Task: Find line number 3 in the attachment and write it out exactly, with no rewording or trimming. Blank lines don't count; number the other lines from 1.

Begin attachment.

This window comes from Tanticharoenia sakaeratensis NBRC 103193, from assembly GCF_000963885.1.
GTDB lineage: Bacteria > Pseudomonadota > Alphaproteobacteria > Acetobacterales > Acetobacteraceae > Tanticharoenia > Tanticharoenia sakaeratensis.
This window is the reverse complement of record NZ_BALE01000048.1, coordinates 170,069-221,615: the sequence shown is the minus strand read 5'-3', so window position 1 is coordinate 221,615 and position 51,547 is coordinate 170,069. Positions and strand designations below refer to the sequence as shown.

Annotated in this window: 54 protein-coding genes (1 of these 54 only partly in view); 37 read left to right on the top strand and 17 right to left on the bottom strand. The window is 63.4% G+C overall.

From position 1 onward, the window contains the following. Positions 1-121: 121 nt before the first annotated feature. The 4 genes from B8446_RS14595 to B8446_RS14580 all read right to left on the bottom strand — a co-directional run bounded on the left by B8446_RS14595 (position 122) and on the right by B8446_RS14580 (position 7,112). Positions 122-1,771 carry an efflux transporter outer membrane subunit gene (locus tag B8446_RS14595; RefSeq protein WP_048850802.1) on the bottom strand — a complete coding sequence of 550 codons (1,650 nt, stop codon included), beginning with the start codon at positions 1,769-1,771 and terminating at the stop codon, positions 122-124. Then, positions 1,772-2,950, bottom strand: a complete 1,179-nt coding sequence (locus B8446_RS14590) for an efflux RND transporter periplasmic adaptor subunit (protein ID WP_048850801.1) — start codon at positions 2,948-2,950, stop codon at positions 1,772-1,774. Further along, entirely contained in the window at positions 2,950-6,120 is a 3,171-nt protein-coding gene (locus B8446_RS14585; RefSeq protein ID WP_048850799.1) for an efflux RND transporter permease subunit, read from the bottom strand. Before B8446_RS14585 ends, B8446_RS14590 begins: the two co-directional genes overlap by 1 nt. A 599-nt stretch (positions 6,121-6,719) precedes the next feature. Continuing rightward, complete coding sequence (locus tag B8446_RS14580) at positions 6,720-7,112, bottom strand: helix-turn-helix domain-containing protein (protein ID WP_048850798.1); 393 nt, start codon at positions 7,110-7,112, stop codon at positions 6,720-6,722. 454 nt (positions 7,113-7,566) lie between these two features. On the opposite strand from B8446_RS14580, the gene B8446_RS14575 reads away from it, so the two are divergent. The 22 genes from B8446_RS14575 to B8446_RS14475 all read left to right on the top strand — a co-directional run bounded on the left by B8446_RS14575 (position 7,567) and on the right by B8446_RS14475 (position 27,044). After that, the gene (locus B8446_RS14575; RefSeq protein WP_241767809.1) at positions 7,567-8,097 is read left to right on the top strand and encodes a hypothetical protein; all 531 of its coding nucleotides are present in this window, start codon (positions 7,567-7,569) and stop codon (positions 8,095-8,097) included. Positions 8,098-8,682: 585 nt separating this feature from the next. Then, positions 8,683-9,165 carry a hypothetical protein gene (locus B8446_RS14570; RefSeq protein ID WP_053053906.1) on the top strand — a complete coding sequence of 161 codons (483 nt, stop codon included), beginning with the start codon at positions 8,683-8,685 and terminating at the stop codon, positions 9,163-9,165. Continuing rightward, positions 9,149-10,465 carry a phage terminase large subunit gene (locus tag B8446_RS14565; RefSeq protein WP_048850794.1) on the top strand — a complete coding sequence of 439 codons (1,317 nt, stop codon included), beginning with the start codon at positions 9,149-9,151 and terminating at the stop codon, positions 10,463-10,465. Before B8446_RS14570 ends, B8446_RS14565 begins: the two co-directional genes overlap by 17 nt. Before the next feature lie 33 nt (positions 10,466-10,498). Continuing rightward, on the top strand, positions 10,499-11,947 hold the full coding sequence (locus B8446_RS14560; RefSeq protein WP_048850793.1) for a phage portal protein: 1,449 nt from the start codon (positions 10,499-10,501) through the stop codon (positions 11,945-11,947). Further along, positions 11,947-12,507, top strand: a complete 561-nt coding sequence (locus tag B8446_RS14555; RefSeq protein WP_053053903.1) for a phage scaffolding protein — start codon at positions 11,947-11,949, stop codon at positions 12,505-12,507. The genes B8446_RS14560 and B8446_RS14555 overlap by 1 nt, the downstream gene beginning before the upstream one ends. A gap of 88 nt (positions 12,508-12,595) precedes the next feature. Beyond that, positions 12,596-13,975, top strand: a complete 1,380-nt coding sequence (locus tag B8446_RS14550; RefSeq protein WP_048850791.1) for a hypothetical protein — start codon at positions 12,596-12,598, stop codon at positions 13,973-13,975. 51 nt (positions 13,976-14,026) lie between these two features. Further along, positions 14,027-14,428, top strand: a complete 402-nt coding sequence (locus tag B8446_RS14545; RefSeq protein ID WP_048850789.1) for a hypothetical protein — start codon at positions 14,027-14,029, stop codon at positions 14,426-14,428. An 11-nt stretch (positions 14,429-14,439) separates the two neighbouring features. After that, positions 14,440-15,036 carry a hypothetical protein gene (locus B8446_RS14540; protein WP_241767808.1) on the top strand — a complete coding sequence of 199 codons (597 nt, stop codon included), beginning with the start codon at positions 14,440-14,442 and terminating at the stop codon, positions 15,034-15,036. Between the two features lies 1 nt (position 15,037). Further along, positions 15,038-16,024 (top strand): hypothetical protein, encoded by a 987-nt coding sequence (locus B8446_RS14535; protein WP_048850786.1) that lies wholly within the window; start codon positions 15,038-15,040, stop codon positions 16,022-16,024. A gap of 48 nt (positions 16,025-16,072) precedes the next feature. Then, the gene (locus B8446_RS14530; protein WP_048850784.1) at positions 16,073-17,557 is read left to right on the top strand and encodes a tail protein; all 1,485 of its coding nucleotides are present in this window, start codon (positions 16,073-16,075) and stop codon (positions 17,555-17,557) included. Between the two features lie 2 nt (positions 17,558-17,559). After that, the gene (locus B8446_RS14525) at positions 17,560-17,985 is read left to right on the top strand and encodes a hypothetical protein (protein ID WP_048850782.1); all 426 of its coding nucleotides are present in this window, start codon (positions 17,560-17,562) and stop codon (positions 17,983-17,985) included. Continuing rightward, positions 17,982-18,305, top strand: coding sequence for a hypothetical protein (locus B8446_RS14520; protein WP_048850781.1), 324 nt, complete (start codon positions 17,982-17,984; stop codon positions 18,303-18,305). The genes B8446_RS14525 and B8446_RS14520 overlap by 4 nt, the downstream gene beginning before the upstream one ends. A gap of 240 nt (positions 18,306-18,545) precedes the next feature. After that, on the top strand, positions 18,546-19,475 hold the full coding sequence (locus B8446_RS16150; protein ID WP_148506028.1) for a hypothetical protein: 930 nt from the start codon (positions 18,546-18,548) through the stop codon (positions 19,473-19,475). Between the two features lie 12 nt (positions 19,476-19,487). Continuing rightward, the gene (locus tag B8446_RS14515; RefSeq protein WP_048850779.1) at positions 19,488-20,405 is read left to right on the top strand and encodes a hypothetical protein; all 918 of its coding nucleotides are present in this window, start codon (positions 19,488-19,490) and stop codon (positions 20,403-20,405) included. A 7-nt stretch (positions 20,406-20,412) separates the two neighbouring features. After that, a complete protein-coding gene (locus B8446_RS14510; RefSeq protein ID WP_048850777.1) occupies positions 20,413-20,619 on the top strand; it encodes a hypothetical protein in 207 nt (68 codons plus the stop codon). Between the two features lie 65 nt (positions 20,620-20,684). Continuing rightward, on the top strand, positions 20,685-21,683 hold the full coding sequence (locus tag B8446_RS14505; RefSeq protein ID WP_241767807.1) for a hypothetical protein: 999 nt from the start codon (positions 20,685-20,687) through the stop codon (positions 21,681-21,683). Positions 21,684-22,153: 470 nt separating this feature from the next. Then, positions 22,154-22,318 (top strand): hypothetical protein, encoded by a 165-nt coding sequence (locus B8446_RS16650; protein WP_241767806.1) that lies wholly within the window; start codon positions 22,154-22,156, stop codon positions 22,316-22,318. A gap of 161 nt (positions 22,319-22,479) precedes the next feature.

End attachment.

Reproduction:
This window is the reverse complement of record NZ_BALE01000048.1, coordinates 170,069-221,615: the sequence shown is the minus strand read 5'-3', so window position 1 is coordinate 221,615 and position 51,547 is coordinate 170,069. Positions and strand designations below refer to the sequence as shown.